[U]ltimately Microsoft decided people wanted their desktops on their tablets so they could use Office, forgetting that that’s the thing people wanted to get away from. The irony is that the tablet that was supposed to offer more choice than the iPad ended being the compromised experience.
Yeah. Show me a single person, anywhere, who actually likes using Microsoft Office. And it was their selling point.
Edward Snowden has issued new top secret documents demonstrating the intense collaboration between Microsoft and US government, in particular the whistleblower revealed the support received by the NSA that obtained by the company the access to encrypted messages into its products. Microsoft designed specifically backdoor into Outlook.com, Skype, and SkyDrive to allow government agency to spy on online communications.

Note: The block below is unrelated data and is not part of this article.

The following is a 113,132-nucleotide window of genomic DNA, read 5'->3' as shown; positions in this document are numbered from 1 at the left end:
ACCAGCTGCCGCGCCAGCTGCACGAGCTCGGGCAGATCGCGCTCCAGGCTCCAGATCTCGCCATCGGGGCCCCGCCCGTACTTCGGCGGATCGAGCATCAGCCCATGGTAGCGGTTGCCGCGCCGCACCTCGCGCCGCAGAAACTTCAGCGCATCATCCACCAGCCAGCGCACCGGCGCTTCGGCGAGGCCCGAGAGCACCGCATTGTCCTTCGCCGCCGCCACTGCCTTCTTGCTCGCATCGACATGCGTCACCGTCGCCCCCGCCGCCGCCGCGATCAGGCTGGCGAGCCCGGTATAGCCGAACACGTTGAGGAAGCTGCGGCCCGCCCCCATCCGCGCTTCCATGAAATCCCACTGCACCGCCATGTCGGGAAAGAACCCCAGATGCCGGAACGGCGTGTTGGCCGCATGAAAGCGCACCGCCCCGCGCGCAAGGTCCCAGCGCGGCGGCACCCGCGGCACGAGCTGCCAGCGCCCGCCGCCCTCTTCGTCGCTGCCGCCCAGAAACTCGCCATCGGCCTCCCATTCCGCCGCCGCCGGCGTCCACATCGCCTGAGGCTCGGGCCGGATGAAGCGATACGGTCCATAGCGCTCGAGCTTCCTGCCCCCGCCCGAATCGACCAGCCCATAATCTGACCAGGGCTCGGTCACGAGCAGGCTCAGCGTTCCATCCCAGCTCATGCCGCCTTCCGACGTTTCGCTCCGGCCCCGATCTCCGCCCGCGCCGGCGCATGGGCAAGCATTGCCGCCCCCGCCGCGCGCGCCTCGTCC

They’ve flatly denied every single allegation asserted in these new documents. I suppose we can trust them with our data now. And certainly none of the other big tech companies will be caught in a lie, immediately.
Google Docs has long supported real-time editing with multiple users, but the Office Web Apps have been fairly basic when it comes to editing documents alongside other users. Microsoft is planning to change this over the next few months, and the company is demonstrating the changes this week.
Congratulations, Microsoft, on catching up to where your competitors were years ago. You’ve been doing that a lot lately, and it seems to be working really, really well.
According to digital analytics site StatCounter, Google Chrome has passed Internet Explorer as the most popular web browser with 31.88% of the world’s web traffic.
Good. May it die a fiery death. IE has always been horrible. It doesn’t comply with web standards, so designers have to do all sorts of lame, hacky things to ensure their sites won’t look like ass on IE.